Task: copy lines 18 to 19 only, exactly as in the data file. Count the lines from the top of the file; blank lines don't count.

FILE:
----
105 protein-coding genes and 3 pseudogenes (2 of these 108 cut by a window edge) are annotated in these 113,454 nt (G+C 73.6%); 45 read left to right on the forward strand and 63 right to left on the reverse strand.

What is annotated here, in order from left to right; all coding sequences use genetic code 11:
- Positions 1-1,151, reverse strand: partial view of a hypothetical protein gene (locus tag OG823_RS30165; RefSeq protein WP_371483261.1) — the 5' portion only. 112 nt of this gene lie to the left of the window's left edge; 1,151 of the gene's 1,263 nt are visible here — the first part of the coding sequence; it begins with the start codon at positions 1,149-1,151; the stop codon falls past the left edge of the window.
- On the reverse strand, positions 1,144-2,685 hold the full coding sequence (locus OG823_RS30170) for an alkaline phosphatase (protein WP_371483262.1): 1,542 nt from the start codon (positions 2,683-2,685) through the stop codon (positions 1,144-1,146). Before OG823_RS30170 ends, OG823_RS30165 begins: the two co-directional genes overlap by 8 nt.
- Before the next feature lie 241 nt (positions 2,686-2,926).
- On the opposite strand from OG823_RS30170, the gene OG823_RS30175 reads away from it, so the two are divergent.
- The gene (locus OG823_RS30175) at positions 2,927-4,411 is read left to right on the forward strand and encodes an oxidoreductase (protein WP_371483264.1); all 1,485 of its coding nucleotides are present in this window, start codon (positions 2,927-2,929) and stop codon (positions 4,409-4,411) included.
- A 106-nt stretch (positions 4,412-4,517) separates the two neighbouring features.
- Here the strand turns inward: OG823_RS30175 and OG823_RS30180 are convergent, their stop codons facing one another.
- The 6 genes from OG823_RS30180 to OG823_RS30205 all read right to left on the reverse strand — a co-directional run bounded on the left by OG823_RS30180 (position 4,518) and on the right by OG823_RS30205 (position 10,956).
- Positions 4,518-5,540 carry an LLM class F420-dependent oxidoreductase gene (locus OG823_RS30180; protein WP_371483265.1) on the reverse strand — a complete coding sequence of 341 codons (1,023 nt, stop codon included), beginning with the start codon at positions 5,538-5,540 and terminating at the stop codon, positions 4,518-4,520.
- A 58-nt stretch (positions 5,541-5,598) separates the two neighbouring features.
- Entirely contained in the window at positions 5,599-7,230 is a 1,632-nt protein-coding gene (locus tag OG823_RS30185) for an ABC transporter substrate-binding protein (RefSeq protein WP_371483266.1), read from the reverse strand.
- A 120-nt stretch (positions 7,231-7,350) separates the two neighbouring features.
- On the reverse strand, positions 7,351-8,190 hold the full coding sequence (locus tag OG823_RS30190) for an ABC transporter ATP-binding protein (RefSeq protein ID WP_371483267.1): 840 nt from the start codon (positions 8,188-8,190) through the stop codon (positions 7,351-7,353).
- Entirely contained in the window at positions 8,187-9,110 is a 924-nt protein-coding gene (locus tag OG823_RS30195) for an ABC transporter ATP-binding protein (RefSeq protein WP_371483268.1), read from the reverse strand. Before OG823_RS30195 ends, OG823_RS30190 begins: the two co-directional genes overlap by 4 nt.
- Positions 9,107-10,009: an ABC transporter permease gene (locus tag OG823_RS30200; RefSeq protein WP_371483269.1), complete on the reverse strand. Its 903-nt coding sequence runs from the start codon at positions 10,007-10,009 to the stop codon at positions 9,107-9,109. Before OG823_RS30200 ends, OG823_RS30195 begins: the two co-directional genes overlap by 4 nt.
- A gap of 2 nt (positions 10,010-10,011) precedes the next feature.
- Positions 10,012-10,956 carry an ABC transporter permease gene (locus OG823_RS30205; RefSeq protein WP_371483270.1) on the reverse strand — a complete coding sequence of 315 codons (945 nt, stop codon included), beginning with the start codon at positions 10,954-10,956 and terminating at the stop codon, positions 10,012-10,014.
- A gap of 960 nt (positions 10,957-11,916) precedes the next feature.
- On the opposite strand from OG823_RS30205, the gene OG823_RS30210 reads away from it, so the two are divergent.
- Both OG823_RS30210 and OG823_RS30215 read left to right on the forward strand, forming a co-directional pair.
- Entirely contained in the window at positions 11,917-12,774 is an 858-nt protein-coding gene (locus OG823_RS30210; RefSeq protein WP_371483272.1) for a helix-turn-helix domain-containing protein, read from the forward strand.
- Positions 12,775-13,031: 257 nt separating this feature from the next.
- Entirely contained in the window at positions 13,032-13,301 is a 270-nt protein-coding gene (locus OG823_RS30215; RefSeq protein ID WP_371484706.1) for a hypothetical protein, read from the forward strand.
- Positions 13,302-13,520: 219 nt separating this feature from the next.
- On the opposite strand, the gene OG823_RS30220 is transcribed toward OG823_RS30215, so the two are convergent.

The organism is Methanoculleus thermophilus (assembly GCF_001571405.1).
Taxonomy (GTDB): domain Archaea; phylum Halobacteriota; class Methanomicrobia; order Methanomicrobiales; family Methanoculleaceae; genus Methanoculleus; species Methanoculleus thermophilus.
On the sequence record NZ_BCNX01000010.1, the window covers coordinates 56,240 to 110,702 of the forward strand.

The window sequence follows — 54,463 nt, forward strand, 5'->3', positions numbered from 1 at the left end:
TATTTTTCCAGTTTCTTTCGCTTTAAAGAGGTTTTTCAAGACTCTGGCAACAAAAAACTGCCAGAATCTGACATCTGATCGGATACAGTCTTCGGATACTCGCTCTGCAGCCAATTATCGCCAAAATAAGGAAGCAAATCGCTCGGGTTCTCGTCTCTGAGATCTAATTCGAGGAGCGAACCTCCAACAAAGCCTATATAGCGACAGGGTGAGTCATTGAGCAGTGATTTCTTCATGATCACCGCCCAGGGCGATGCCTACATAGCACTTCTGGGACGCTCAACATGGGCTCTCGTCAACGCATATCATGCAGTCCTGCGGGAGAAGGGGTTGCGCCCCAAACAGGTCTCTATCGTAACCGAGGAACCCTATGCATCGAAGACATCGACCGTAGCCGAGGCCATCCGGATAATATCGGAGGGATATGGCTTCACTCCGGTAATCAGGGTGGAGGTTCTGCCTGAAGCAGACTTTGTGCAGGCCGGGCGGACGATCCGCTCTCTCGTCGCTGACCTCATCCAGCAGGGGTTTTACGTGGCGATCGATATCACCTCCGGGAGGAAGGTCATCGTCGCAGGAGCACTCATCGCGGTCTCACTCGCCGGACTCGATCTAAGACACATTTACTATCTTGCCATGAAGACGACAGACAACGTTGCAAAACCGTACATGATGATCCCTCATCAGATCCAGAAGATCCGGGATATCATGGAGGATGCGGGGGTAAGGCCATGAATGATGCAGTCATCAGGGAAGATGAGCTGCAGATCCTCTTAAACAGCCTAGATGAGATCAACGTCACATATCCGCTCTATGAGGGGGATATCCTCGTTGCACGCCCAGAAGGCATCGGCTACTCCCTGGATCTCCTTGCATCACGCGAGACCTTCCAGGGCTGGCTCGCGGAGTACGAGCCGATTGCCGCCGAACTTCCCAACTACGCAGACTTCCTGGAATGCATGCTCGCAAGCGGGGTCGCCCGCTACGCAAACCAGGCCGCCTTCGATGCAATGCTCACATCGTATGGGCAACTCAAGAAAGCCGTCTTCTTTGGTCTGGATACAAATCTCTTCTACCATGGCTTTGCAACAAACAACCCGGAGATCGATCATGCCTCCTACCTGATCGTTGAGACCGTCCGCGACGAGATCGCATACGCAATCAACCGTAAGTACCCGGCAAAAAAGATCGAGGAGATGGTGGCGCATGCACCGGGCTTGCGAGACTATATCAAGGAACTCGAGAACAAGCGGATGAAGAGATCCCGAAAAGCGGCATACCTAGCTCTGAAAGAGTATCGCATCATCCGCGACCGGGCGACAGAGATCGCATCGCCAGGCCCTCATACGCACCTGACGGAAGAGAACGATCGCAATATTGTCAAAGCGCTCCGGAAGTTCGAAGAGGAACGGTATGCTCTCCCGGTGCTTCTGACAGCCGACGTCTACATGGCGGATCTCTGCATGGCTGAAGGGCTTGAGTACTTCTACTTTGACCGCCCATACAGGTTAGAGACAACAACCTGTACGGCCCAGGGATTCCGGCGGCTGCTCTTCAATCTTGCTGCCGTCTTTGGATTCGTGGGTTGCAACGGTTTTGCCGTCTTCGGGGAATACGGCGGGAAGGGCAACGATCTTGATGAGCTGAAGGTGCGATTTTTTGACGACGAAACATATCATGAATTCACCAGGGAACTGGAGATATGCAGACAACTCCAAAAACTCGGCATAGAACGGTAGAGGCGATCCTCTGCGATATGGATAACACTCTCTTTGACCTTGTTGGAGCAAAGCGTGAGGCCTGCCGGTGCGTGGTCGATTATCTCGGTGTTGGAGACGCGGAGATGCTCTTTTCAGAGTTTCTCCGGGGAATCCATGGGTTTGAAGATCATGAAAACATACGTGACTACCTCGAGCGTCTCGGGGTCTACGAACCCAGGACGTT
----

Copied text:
- A gap of 2 nt (positions 10,010-10,011) precedes the next feature.
- Positions 10,012-10,956 carry an ABC transporter permease gene (locus OG823_RS30205; RefSeq protein WP_371483270.1) on the reverse strand — a complete coding sequence of 315 codons (945 nt, stop codon included), beginning with the start codon at positions 10,954-10,956 and terminating at the stop codon, positions 10,012-10,014.